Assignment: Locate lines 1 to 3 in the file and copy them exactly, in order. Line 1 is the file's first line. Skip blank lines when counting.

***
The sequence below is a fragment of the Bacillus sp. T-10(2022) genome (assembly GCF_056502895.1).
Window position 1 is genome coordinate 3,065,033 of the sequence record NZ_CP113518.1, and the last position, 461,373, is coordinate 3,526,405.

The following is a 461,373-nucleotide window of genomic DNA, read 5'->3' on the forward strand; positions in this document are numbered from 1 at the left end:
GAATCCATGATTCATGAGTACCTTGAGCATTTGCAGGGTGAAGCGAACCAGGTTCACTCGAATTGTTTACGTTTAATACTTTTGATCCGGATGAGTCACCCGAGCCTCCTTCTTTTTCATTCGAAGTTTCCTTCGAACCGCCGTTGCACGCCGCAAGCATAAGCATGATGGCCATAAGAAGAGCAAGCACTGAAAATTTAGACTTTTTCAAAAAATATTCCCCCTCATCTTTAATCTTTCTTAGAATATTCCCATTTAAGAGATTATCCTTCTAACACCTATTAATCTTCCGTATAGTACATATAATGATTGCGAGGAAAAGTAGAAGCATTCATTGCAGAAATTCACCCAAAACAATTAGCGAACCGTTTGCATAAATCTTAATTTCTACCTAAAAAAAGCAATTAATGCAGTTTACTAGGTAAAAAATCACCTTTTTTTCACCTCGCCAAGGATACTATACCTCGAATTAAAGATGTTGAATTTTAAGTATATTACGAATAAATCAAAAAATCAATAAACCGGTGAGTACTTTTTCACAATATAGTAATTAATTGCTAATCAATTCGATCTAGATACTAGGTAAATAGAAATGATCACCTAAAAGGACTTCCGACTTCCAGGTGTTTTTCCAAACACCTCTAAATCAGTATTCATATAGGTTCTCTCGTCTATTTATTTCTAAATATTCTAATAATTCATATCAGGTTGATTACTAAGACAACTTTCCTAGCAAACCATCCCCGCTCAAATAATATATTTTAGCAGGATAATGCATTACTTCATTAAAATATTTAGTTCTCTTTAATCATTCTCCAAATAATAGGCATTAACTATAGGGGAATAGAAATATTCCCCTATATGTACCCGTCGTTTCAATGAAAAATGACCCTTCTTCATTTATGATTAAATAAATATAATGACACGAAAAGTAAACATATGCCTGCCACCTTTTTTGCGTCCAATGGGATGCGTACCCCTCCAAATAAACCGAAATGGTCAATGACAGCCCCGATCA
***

The sequence below is a fragment of the Bacillus sp. T-10(2022) genome (assembly GCF_056502895.1).
Window position 1 is genome coordinate 3,065,033 of the sequence record NZ_CP113518.1, and the last position, 461,373, is coordinate 3,526,405.

The following is a 461,373-nucleotide window of genomic DNA, read 5'->3' on the forward strand; positions in this document are numbered from 1 at the left end: